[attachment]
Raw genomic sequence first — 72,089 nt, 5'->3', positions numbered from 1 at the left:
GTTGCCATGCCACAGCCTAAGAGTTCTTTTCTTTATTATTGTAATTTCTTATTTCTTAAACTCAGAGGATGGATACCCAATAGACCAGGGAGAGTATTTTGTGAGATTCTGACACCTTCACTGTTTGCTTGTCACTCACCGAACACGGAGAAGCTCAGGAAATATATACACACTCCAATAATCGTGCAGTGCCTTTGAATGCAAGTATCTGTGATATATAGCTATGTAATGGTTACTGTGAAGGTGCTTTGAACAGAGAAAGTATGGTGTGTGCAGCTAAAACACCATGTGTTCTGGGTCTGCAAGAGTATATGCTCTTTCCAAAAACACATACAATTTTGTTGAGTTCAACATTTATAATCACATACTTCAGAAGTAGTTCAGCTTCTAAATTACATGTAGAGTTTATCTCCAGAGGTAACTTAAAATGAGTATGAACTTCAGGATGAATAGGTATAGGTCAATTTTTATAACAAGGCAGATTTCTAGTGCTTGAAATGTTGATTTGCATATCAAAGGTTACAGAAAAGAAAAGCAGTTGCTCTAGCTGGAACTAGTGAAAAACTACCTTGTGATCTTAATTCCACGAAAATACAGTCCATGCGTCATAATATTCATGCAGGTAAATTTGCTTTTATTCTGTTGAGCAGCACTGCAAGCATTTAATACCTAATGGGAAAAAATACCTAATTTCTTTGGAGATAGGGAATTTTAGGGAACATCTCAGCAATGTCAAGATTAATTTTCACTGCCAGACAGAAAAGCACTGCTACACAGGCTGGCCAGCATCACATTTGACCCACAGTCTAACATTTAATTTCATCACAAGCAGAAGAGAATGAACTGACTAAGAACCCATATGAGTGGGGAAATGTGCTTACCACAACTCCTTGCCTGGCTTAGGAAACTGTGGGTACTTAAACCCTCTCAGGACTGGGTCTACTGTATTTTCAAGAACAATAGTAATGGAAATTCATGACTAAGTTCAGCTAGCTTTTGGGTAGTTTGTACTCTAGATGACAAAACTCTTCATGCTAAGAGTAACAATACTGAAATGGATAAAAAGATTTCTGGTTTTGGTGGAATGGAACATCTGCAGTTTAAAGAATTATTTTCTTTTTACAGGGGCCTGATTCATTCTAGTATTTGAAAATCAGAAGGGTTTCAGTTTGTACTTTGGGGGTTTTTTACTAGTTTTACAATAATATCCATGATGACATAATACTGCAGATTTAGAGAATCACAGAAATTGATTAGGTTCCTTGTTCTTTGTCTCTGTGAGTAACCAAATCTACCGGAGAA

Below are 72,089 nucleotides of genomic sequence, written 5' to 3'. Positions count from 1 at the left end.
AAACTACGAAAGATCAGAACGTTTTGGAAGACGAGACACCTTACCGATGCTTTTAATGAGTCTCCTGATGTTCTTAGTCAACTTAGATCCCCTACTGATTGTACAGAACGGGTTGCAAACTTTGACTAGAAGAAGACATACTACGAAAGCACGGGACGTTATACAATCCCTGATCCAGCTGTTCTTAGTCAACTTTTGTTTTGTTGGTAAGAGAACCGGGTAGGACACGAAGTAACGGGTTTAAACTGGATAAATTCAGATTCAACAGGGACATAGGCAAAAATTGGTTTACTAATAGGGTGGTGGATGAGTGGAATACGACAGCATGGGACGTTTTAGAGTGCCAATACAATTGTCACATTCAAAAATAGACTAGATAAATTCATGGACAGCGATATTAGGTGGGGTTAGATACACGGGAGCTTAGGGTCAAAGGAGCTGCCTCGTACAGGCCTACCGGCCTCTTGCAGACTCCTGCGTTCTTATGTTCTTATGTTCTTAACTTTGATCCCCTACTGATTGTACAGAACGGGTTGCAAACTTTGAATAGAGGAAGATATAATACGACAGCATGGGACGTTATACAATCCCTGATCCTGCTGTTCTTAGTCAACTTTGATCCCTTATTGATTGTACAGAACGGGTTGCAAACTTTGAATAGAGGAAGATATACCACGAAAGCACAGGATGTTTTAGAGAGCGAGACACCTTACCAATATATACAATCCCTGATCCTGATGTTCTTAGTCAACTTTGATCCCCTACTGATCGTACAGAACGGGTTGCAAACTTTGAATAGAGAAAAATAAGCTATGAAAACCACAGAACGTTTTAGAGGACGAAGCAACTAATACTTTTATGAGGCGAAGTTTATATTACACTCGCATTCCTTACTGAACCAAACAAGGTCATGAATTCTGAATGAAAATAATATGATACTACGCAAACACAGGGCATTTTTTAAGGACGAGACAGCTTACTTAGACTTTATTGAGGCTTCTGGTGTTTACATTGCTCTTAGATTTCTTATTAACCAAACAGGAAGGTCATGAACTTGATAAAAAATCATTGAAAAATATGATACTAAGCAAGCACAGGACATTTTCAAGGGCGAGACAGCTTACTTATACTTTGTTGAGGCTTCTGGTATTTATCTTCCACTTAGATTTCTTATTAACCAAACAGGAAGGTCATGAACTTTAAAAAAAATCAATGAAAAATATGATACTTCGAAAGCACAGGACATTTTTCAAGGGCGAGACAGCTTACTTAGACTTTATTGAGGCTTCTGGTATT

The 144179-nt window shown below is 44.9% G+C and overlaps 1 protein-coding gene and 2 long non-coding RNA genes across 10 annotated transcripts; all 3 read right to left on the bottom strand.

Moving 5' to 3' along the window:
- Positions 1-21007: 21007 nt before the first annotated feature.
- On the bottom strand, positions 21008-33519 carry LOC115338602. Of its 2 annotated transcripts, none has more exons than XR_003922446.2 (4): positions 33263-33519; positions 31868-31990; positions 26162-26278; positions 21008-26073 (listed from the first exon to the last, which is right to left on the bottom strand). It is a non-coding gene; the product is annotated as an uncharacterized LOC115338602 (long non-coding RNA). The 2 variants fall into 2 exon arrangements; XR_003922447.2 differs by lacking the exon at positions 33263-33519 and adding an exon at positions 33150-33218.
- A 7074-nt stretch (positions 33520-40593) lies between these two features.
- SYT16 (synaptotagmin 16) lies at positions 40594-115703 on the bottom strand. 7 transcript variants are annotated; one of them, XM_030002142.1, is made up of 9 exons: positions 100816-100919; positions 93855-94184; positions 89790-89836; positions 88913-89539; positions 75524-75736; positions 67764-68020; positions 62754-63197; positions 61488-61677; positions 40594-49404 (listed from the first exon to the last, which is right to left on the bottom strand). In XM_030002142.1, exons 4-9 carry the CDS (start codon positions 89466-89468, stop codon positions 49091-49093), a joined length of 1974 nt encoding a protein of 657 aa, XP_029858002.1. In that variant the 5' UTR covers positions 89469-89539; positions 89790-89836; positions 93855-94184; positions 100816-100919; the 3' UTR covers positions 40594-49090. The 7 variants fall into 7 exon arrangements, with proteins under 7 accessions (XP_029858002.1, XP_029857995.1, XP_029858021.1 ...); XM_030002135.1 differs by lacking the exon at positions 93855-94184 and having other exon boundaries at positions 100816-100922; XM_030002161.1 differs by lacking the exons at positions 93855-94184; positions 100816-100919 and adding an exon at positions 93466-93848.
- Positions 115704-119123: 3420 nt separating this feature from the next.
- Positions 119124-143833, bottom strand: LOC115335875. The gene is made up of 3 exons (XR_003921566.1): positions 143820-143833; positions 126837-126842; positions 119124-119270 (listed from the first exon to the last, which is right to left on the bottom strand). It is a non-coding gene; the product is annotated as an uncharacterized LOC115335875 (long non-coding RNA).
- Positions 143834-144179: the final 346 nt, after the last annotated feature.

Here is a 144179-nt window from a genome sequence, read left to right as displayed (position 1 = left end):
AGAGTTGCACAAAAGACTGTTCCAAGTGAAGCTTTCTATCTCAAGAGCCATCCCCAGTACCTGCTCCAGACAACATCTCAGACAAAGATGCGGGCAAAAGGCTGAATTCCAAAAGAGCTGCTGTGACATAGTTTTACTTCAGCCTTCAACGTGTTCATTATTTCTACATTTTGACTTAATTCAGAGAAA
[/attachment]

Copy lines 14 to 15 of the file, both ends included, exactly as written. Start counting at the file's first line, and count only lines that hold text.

Here is a 144179-nt window from a genome sequence, read left to right as displayed (position 1 = left end):
AGAGTTGCACAAAAGACTGTTCCAAGTGAAGCTTTCTATCTCAAGAGCCATCCCCAGTACCTGCTCCAGACAACATCTCAGACAAAGATGCGGGCAAAAGGCTGAATTCCAAAAGAGCTGCTGTGACATAGTTTTACTTCAGCCTTCAACGTGTTCATTATTTCTACATTTTGACTTAATTCAGAGAAA